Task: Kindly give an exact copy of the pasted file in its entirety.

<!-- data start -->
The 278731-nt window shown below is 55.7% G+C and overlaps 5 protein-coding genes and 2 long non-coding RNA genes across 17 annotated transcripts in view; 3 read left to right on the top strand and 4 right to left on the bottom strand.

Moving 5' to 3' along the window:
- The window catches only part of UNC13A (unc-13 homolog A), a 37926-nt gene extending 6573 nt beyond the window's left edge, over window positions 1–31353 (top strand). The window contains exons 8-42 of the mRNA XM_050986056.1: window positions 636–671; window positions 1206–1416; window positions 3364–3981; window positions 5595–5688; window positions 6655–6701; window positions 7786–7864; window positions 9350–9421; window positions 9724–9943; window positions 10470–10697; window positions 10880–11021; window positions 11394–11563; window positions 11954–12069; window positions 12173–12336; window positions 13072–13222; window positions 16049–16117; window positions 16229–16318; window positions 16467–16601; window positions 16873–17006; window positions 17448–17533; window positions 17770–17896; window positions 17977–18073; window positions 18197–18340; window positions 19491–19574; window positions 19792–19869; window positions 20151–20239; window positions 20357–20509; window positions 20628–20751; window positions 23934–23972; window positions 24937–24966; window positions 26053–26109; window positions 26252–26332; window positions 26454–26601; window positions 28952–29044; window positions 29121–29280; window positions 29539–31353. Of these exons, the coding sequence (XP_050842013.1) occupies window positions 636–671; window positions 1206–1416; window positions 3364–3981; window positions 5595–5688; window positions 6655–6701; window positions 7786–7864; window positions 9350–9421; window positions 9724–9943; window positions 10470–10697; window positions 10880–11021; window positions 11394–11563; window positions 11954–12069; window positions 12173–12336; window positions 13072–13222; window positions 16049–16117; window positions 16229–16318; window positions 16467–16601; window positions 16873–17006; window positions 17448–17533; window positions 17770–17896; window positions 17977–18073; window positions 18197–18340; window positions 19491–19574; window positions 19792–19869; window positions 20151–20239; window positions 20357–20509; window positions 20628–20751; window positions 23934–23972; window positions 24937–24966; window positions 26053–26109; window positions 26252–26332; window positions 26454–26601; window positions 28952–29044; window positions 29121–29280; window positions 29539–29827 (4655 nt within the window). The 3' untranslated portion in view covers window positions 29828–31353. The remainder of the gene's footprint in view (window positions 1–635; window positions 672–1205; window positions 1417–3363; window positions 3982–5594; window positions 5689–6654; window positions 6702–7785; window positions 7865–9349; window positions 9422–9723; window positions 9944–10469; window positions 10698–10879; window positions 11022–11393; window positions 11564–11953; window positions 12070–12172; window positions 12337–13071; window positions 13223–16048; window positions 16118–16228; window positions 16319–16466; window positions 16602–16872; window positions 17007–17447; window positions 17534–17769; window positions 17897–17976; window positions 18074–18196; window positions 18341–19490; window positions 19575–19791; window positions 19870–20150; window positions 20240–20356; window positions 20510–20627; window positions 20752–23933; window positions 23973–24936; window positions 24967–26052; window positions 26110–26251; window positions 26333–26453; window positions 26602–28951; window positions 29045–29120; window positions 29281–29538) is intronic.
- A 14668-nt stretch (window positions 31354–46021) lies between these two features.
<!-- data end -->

The 278731-nt window shown below is 55.7% G+C and overlaps 5 protein-coding genes and 2 long non-coding RNA genes across 17 annotated transcripts in view; 3 read left to right on the top strand and 4 right to left on the bottom strand.

Moving 5' to 3' along the window:
- The window catches only part of UNC13A (unc-13 homolog A), a 37926-nt gene extending 6573 nt beyond the window's left edge, over window positions 1–31353 (top strand). The window contains exons 8-42 of the mRNA XM_050986056.1: window positions 636–671; window positions 1206–1416; window positions 3364–3981; window positions 5595–5688; window positions 6655–6701; window positions 7786–7864; window positions 9350–9421; window positions 9724–9943; window positions 10470–10697; window positions 10880–11021; window positions 11394–11563; window positions 11954–12069; window positions 12173–12336; window positions 13072–13222; window positions 16049–16117; window positions 16229–16318; window positions 16467–16601; window positions 16873–17006; window positions 17448–17533; window positions 17770–17896; window positions 17977–18073; window positions 18197–18340; window positions 19491–19574; window positions 19792–19869; window positions 20151–20239; window positions 20357–20509; window positions 20628–20751; window positions 23934–23972; window positions 24937–24966; window positions 26053–26109; window positions 26252–26332; window positions 26454–26601; window positions 28952–29044; window positions 29121–29280; window positions 29539–31353. Of these exons, the coding sequence (XP_050842013.1) occupies window positions 636–671; window positions 1206–1416; window positions 3364–3981; window positions 5595–5688; window positions 6655–6701; window positions 7786–7864; window positions 9350–9421; window positions 9724–9943; window positions 10470–10697; window positions 10880–11021; window positions 11394–11563; window positions 11954–12069; window positions 12173–12336; window positions 13072–13222; window positions 16049–16117; window positions 16229–16318; window positions 16467–16601; window positions 16873–17006; window positions 17448–17533; window positions 17770–17896; window positions 17977–18073; window positions 18197–18340; window positions 19491–19574; window positions 19792–19869; window positions 20151–20239; window positions 20357–20509; window positions 20628–20751; window positions 23934–23972; window positions 24937–24966; window positions 26053–26109; window positions 26252–26332; window positions 26454–26601; window positions 28952–29044; window positions 29121–29280; window positions 29539–29827 (4655 nt within the window). The 3' untranslated portion in view covers window positions 29828–31353. The remainder of the gene's footprint in view (window positions 1–635; window positions 672–1205; window positions 1417–3363; window positions 3982–5594; window positions 5689–6654; window positions 6702–7785; window positions 7865–9349; window positions 9422–9723; window positions 9944–10469; window positions 10698–10879; window positions 11022–11393; window positions 11564–11953; window positions 12070–12172; window positions 12337–13071; window positions 13223–16048; window positions 16118–16228; window positions 16319–16466; window positions 16602–16872; window positions 17007–17447; window positions 17534–17769; window positions 17897–17976; window positions 18074–18196; window positions 18341–19490; window positions 19575–19791; window positions 19870–20150; window positions 20240–20356; window positions 20510–20627; window positions 20752–23933; window positions 23973–24936; window positions 24967–26052; window positions 26110–26251; window positions 26333–26453; window positions 26602–28951; window positions 29045–29120; window positions 29281–29538) is intronic.
- A 14668-nt stretch (window positions 31354–46021) lies between these two features.